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Posted by Brendan on January 27, 2003 at 13:01:52:
To Rich and the rest involved in the post below I have a few questions. This topic is very interesting to me and I would like to get a little more insight.
First can you give me an idea of what you consider overfeeding? Is it feeding the animal too much at one time? too often? a combination of both?
Would you agree that what would be considered overfeeding for one species (ie. frequency of feeding) of rattlesnake may not be for another. An example would be a neonate C.mitchelli phyrrus versus a C.atrox.
I have rasied both from birth and just from limited personal experience it seems that a baby atrox can certainly handle 1-2 feedings a week and still go thru a normal cycle of digestion and defication. I was always lead to believe that once an animal had eaten and followed up with an evacuation that they are ready to eat again as long as they accepted the food.
What I am trying to understand is how the accelerated food intake and subequent growth are a physiological detriment to the animals long term health. In humans it's not usually obesity that shortens a persons life span but the related disease processes that follow. Elevated cholesterol, arterioscleriosis, overworked organs which lead to heart disease and death. Have studies been done on reptiles to see if there are indications of physiological imbalances in obese snakes?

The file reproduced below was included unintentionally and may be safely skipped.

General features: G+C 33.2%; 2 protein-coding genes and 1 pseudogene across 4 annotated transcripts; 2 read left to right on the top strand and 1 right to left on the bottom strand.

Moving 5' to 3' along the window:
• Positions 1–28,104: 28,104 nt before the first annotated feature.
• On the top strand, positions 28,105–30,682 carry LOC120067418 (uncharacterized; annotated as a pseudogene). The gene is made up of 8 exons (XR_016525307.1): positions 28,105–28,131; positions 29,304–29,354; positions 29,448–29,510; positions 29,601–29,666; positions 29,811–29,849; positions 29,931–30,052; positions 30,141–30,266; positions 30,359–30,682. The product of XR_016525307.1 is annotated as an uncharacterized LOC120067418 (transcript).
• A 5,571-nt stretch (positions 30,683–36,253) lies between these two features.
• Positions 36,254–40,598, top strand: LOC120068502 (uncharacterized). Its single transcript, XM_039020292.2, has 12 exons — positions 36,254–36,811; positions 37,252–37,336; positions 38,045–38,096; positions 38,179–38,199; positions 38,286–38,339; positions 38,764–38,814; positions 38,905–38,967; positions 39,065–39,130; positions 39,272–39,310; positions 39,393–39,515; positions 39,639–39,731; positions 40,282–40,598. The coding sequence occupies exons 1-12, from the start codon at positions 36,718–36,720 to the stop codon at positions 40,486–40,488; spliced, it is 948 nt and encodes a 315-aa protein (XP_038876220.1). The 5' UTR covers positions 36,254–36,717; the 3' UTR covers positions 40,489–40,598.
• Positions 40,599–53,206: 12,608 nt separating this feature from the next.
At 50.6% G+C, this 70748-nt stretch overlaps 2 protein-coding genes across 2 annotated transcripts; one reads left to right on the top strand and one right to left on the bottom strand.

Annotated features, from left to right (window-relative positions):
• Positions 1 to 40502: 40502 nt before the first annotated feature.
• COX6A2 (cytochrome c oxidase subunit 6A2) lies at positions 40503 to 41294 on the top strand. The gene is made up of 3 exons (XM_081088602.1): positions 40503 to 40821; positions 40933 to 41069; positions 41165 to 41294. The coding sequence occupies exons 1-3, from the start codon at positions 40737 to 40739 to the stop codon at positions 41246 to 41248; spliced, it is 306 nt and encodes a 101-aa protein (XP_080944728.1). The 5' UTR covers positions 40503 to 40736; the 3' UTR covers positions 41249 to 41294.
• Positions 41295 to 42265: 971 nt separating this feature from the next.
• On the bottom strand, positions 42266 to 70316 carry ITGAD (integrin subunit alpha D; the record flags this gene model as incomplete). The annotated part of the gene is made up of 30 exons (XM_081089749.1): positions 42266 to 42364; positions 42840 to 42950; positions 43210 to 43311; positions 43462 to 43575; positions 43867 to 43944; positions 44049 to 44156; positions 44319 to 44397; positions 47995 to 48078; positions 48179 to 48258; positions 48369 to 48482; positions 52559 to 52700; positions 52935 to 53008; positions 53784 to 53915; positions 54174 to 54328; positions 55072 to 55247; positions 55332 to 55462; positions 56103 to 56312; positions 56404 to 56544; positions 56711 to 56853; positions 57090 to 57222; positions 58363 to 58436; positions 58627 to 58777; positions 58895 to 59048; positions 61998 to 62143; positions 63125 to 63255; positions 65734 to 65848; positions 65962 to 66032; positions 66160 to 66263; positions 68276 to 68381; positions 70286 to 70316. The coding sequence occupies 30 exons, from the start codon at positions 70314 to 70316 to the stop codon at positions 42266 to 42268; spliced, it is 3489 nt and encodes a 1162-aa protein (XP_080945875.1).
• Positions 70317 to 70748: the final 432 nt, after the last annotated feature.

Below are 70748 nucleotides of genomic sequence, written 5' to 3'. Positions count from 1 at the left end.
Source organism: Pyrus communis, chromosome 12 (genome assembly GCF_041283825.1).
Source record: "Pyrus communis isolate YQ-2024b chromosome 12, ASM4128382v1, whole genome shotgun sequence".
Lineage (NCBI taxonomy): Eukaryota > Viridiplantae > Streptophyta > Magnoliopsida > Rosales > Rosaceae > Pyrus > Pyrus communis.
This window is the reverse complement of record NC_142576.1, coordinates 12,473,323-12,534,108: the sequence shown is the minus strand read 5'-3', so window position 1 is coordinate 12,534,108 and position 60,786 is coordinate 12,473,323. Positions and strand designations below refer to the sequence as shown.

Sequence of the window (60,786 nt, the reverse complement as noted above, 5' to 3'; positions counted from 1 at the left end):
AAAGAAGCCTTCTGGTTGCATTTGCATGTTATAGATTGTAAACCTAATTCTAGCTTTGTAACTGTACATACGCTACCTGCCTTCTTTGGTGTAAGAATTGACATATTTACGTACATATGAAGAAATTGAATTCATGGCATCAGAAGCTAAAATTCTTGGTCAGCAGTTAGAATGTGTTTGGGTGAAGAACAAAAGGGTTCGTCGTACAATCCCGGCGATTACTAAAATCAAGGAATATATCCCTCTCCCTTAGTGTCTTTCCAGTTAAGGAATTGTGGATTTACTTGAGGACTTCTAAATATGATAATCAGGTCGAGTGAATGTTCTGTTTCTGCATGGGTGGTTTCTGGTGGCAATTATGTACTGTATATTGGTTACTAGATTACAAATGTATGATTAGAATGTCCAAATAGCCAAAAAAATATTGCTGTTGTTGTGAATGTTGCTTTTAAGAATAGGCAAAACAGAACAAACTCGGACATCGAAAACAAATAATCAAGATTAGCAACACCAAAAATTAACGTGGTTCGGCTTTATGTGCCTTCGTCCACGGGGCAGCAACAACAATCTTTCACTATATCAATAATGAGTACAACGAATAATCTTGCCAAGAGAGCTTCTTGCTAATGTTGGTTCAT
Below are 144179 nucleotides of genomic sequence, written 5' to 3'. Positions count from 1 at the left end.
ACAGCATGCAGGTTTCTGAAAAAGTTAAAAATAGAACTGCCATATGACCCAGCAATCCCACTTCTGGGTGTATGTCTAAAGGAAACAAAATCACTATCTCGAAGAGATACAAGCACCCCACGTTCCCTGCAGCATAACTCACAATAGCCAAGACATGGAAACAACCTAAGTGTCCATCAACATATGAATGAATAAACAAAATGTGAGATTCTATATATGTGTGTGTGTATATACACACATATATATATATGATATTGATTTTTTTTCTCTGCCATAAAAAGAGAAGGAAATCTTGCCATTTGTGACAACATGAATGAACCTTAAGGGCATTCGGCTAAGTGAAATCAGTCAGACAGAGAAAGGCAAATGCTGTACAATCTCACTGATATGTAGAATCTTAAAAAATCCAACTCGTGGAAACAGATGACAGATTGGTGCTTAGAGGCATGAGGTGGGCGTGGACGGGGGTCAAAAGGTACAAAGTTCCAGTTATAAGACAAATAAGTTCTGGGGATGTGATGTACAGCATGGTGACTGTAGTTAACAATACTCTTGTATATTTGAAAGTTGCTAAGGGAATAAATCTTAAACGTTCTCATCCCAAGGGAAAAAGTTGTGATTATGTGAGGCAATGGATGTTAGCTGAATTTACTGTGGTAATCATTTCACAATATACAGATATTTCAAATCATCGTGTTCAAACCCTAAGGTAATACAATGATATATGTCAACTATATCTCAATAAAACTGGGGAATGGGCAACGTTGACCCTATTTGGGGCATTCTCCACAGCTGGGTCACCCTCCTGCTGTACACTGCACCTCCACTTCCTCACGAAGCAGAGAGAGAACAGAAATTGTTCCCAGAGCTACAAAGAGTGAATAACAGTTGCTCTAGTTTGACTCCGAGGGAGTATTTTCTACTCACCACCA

Another question would be, how much of a role does an animals activity level determine what would be considered overfeeding?If an animal is very active (which many neonates are) then they are buring calories at a faster rate than a 15 year old snake who just hides in a box for weeks at a time. Therefor a younger snake who is very active would have no problem eating on a more frequent basis, right?
These are just a few things that popped in my head so I thought I would ask. I have talked to people who powerfeed all their snakes from birth and still have animals that live in excess of 20 years. Help a lost crote lover out ;)